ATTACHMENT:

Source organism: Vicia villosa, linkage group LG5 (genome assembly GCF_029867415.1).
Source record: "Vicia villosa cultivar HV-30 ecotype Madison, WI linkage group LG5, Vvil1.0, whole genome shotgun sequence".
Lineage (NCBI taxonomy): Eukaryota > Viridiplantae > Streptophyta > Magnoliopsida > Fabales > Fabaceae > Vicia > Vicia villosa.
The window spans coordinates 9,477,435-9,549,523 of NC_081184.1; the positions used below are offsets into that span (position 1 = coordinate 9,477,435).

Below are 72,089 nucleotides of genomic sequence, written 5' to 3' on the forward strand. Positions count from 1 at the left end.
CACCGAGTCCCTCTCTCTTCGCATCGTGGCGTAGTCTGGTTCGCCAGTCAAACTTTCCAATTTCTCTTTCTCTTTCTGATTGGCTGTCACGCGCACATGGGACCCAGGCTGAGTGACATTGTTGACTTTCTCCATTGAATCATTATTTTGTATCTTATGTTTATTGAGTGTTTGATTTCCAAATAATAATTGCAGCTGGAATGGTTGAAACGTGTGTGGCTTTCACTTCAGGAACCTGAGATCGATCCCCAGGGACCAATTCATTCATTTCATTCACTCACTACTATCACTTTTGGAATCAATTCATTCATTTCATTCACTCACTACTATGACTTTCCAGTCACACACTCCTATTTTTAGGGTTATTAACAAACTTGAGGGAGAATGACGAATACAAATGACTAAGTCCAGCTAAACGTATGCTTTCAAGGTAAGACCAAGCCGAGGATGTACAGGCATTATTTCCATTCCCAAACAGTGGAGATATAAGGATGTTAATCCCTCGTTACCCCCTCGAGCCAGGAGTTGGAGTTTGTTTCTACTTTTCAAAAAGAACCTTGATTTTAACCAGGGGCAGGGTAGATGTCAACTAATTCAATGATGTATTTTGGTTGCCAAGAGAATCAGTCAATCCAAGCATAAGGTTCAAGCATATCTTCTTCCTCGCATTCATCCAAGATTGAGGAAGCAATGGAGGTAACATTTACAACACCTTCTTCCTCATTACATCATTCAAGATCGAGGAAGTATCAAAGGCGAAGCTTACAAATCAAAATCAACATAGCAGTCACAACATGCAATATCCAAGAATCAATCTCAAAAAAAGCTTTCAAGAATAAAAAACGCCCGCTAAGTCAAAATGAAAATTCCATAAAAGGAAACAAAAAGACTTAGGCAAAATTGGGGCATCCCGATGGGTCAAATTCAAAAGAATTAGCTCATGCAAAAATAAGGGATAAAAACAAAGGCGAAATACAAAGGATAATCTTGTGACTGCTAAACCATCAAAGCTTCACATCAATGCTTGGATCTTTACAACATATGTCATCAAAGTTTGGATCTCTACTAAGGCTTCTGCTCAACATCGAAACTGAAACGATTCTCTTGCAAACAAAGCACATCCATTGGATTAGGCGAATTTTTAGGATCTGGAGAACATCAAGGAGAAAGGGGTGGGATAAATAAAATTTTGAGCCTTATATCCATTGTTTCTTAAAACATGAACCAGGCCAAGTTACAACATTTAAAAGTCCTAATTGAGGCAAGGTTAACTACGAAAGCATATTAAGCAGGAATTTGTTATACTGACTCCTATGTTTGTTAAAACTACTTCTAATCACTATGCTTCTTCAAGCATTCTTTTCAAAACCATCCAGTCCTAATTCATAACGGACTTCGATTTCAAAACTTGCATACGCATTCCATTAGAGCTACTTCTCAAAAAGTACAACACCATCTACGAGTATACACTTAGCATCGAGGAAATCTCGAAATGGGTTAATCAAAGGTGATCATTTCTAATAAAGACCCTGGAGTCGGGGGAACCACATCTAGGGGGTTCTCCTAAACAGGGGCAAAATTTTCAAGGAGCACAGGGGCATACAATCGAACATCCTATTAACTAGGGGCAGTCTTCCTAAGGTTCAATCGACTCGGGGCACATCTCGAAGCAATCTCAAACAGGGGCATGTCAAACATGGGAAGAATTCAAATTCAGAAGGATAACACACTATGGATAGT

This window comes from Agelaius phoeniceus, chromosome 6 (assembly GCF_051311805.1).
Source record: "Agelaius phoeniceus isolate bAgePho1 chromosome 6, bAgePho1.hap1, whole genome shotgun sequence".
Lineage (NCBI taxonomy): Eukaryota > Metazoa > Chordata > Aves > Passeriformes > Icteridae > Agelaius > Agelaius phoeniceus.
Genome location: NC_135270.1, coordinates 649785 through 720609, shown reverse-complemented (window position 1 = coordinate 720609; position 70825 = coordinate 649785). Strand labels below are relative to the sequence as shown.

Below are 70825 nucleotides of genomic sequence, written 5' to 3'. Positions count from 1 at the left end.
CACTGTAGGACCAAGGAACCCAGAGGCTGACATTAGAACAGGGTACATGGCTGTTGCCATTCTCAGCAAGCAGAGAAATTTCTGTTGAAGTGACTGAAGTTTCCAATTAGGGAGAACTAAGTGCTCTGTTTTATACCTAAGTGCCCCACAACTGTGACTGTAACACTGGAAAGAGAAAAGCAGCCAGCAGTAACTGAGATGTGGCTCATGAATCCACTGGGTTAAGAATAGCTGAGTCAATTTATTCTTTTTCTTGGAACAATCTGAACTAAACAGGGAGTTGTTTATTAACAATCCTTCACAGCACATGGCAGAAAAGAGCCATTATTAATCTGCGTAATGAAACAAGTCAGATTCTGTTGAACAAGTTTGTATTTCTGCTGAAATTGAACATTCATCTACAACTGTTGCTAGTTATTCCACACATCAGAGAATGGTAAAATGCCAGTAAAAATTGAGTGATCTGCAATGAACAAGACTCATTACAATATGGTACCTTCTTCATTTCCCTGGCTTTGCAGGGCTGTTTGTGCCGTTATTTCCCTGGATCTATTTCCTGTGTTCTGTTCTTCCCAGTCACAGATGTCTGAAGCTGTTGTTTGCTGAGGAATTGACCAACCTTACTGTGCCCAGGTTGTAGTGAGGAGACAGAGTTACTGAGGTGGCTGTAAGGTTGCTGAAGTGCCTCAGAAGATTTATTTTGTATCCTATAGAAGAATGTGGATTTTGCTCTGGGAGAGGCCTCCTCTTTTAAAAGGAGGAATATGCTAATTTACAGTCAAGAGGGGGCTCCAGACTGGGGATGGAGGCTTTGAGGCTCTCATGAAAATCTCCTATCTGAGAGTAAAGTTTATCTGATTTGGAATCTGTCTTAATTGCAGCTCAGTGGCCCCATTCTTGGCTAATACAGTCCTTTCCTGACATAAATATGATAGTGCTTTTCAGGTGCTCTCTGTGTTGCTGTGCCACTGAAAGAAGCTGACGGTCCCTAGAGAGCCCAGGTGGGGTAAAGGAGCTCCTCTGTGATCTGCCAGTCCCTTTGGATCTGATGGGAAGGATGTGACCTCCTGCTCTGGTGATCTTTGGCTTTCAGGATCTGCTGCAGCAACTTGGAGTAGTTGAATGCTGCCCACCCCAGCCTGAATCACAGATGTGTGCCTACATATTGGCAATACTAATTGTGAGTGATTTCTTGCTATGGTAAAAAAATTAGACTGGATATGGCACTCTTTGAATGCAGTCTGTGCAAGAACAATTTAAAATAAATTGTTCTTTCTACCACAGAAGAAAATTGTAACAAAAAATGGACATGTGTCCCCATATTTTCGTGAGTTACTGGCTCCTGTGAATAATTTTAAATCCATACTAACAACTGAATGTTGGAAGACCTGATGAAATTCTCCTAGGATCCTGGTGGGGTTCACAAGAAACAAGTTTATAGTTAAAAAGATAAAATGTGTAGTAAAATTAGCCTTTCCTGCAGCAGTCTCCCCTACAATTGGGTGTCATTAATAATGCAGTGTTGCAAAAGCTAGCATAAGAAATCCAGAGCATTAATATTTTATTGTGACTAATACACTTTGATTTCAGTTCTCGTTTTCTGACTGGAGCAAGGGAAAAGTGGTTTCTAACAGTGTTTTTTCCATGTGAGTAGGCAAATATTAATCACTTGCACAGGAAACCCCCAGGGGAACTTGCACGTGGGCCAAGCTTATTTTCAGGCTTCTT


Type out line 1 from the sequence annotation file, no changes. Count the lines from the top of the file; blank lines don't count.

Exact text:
Source organism: Vicia villosa, linkage group LG5 (genome assembly GCF_029867415.1).